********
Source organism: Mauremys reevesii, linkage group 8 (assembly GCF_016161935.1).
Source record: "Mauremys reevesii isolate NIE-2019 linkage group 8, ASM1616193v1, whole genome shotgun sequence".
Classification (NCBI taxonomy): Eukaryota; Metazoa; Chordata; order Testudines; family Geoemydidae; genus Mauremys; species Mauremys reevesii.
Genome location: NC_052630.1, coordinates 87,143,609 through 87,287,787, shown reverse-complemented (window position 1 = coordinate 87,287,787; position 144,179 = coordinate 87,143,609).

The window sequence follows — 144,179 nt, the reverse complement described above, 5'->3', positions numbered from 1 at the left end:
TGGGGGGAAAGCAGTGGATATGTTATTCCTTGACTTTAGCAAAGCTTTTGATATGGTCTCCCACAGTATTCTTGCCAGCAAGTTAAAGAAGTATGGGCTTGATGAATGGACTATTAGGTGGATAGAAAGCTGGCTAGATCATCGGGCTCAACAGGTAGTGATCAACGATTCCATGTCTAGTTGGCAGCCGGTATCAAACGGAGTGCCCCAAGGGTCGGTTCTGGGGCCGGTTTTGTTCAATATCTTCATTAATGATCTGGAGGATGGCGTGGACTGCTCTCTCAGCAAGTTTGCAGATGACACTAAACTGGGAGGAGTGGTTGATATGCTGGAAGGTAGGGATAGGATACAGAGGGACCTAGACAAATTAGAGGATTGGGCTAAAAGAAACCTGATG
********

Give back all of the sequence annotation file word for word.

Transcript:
Source organism: Mauremys reevesii, linkage group 8 (assembly GCF_016161935.1).
Source record: "Mauremys reevesii isolate NIE-2019 linkage group 8, ASM1616193v1, whole genome shotgun sequence".
Classification (NCBI taxonomy): Eukaryota; Metazoa; Chordata; order Testudines; family Geoemydidae; genus Mauremys; species Mauremys reevesii.
Genome location: NC_052630.1, coordinates 87,143,609 through 87,287,787, shown reverse-complemented (window position 1 = coordinate 87,287,787; position 144,179 = coordinate 87,143,609).

The window sequence follows — 144,179 nt, the reverse complement described above, 5'->3', positions numbered from 1 at the left end:
TGGGGGGAAAGCAGTGGATATGTTATTCCTTGACTTTAGCAAAGCTTTTGATATGGTCTCCCACAGTATTCTTGCCAGCAAGTTAAAGAAGTATGGGCTTGATGAATGGACTATTAGGTGGATAGAAAGCTGGCTAGATCATCGGGCTCAACAGGTAGTGATCAACGATTCCATGTCTAGTTGGCAGCCGGTATCAAACGGAGTGCCCCAAGGGTCGGTTCTGGGGCCGGTTTTGTTCAATATCTTCATTAATGATCTGGAGGATGGCGTGGACTGCTCTCTCAGCAAGTTTGCAGATGACACTAAACTGGGAGGAGTGGTTGATATGCTGGAAGGTAGGGATAGGATACAGAGGGACCTAGACAAATTAGAGGATTGGGCTAAAAGAAACCTGATG